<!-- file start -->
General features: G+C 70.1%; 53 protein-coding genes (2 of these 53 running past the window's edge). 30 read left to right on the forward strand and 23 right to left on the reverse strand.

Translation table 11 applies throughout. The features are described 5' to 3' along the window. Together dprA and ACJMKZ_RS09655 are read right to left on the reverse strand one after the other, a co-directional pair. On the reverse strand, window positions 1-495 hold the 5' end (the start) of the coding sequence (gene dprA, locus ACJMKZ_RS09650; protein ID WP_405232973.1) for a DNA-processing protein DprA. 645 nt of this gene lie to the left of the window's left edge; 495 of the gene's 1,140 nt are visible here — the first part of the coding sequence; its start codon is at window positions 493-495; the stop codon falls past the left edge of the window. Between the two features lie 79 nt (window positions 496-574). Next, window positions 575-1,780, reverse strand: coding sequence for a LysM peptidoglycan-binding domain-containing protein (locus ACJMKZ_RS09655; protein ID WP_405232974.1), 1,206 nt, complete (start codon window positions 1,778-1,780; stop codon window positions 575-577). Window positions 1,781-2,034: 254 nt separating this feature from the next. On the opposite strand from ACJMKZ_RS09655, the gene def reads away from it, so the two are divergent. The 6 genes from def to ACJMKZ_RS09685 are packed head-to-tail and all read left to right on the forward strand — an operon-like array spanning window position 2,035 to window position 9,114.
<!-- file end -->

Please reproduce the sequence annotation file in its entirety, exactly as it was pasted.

General features: G+C 70.1%; 53 protein-coding genes (2 of these 53 running past the window's edge). 30 read left to right on the forward strand and 23 right to left on the reverse strand.

Translation table 11 applies throughout. The features are described 5' to 3' along the window. Together dprA and ACJMKZ_RS09655 are read right to left on the reverse strand one after the other, a co-directional pair. On the reverse strand, window positions 1-495 hold the 5' end (the start) of the coding sequence (gene dprA, locus ACJMKZ_RS09650; protein ID WP_405232973.1) for a DNA-processing protein DprA. 645 nt of this gene lie to the left of the window's left edge; 495 of the gene's 1,140 nt are visible here — the first part of the coding sequence; its start codon is at window positions 493-495; the stop codon falls past the left edge of the window. Between the two features lie 79 nt (window positions 496-574). Next, window positions 575-1,780, reverse strand: coding sequence for a LysM peptidoglycan-binding domain-containing protein (locus ACJMKZ_RS09655; protein ID WP_405232974.1), 1,206 nt, complete (start codon window positions 1,778-1,780; stop codon window positions 575-577). Window positions 1,781-2,034: 254 nt separating this feature from the next. On the opposite strand from ACJMKZ_RS09655, the gene def reads away from it, so the two are divergent. The 6 genes from def to ACJMKZ_RS09685 are packed head-to-tail and all read left to right on the forward strand — an operon-like array spanning window position 2,035 to window position 9,114.